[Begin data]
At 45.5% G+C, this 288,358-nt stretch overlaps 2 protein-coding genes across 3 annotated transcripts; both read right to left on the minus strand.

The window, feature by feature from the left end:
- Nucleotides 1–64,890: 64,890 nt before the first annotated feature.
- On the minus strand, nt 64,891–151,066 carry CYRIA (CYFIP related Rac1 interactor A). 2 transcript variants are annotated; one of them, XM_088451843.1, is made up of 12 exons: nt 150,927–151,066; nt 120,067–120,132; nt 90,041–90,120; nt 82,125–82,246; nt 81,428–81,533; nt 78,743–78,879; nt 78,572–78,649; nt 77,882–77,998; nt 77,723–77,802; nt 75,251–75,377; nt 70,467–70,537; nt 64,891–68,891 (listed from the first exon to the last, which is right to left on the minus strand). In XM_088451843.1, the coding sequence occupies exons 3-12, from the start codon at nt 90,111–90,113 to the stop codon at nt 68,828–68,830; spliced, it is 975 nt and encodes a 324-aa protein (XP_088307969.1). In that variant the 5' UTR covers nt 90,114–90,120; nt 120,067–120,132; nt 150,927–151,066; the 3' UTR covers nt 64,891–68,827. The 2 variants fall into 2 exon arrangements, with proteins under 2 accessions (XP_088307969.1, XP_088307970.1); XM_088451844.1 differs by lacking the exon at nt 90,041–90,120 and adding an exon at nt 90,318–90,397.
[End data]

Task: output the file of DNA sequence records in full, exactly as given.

At 45.5% G+C, this 288,358-nt stretch overlaps 2 protein-coding genes across 3 annotated transcripts; both read right to left on the minus strand.

The window, feature by feature from the left end:
- Nucleotides 1–64,890: 64,890 nt before the first annotated feature.
- On the minus strand, nt 64,891–151,066 carry CYRIA (CYFIP related Rac1 interactor A). 2 transcript variants are annotated; one of them, XM_088451843.1, is made up of 12 exons: nt 150,927–151,066; nt 120,067–120,132; nt 90,041–90,120; nt 82,125–82,246; nt 81,428–81,533; nt 78,743–78,879; nt 78,572–78,649; nt 77,882–77,998; nt 77,723–77,802; nt 75,251–75,377; nt 70,467–70,537; nt 64,891–68,891 (listed from the first exon to the last, which is right to left on the minus strand). In XM_088451843.1, the coding sequence occupies exons 3-12, from the start codon at nt 90,111–90,113 to the stop codon at nt 68,828–68,830; spliced, it is 975 nt and encodes a 324-aa protein (XP_088307969.1). In that variant the 5' UTR covers nt 90,114–90,120; nt 120,067–120,132; nt 150,927–151,066; the 3' UTR covers nt 64,891–68,827. The 2 variants fall into 2 exon arrangements, with proteins under 2 accessions (XP_088307969.1, XP_088307970.1); XM_088451844.1 differs by lacking the exon at nt 90,041–90,120 and adding an exon at nt 90,318–90,397.